my wife and her sister leave the sample, get a receipt and go to pay the
N$750 bill. Turns out the cashiers want to charge them N$1000 pesos for the
service (we believe N$750 for the analysis and N$250 for the cashiers), and
they have to protest to bring the bill down to the level shown on the
receipt - the cashiers leave for a few minutes to talk to their supervisors
and finally return to accept the correct payment.
payment is rendered, we are told to return in two days for the results (the
tests being run typically take this amount of time to complete - anything
extra is bureaucracy). Two days later, we return and are told that we have
to wait another day for the results. After two more days, we
return and are told that the doctor went on vacation and was not available
to do the work, so we had to wait another week. In the end, it took us the
same two weeks to get service from the private hospital that it would have
taken us to get service from the public hospital, and the price was not
cheap, particularly since my wife's family doesn't earn their money in
dollars (as some overly-pretentious folks do).
know its bad to generalize from a single experience, but adding my own
several years of experience in Mexico to the mix, I can only conclude the
following: private services exist only for people who have the money to pay
for them, and in Mexico, private health services are outrageously expensive.
Unless of course, you are wealthy enough that you cash your paychecks in
Stan: There you have it: two widely differing opinions each of which almost
certainly has some of the truth. As in all things Mexican, you will have to
discover your own truth for yourself. ]
brief answer is "yes", but that comes with a lot of
qualifications. So-called "restricted" drugs, ranging from
opiates to amphetamines to tranquilizers, generally require a prescription.
My druggist maintains a register, and casts a jaundiced eye on addictive
substances. However, prescription drugs such as tranquilizers, diet pills,
and feel-good pills like Prozac, are easily obtainable from doctors with
only the briefest examination; and many anti-depressives are dispensed over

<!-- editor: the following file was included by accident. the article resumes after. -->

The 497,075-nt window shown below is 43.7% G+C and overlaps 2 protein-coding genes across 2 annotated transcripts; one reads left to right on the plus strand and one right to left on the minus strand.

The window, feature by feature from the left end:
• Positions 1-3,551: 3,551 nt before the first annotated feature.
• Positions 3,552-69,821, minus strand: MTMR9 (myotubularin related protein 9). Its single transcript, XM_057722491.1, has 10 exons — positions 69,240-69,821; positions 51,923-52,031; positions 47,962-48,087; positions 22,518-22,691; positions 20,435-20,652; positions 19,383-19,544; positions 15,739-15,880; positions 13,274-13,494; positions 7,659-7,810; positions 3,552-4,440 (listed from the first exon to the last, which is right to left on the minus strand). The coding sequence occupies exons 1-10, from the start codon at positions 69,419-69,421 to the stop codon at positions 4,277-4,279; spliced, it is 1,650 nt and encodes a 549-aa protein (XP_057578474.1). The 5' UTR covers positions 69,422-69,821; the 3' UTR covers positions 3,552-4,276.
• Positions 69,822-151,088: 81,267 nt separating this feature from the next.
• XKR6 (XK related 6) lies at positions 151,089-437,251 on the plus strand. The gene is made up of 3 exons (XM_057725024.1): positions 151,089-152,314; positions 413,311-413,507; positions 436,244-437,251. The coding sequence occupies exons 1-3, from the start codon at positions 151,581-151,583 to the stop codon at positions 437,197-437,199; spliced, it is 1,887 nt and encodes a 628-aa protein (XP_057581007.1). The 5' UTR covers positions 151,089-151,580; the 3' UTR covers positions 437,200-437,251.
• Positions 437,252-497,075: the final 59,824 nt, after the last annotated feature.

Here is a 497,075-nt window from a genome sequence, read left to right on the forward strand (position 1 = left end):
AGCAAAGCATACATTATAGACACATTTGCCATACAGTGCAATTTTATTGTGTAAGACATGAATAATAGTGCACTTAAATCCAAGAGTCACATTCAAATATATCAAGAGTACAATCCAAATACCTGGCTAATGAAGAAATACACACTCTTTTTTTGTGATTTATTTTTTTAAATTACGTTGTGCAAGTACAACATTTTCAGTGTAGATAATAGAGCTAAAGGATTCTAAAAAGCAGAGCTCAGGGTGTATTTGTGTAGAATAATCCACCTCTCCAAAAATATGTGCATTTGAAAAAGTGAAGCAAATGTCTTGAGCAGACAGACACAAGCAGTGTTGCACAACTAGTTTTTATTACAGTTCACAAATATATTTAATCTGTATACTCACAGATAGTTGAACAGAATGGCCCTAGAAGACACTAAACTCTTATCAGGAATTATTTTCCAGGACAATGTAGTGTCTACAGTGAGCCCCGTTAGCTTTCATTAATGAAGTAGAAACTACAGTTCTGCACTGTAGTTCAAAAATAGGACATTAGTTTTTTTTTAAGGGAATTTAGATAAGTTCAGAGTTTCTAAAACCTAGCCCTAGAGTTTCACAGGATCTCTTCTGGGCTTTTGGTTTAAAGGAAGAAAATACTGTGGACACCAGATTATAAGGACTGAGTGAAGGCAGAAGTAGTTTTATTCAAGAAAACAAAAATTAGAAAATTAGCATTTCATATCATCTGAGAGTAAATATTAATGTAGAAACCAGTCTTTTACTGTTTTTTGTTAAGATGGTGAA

the counter.. This is due to the way many Mexican doctors practice
medicine: chemically; not because they are more venal or corrupt than US
available are drugs that are "prohibited" in the U.S.,
particularly those that have not (and some that have) been examined by the
FDA. Alleged palliatives for AIDS, arthritis, and other fatal and chronic
deseases, if approved in other countries, are generally deemed to have been
adequately tested, and therefore are available for purchase here. Also
available over the counter: blood pressure medicines, anti-inflamatories,
and some antihistamines (although currently, both Seudafed and Actifed are
restricted due to a clampdown on the "speed" industry).
the summer of 2010, a law was passed prohibiting over-the-counter
dispensing of anti-biotics without a doctor's prescription.
US citizens, looking for lower prices and/or impatient with FDA procedures,
come to Mexico to buy pharmaceuticals and smuggle them back into the US. A
cottage industry has sprung up along the border to service their desires:
runners, doctors, druggists. Starting in mid-1998, there have been some
arrests of foreigners purchasing large amounts of drugs, although the vast
majority of buyers seem to go unchallenged. In early 2002, U.S. customs
agents began confiscating drugs bought at specific pharmacies thought to be
laundering drug money for bigshots in the Tijuana cartel.
have chosen not to get involved. I don't answer questions about specific
drugs or offer any contact services.
There is no IRA-type terrorism in Mexico. Both the Zapatista Army of
National Liberation (EZLN) and the Popular Revolutionary Army (EPR) are
publicly committed to recognizing the rights and lives of foreign
nationals, a committment they have adhered to until now (September, 2014). The
EZLN is currently in a "holding pattern" militarily, while peace
talks with the government remain suspended, and is not attacking anyone,
period. The EPR has split into many groups, some of which are active,
targeting military and police units only. They rob banks and kidnap -- but
very rich Mexicans only.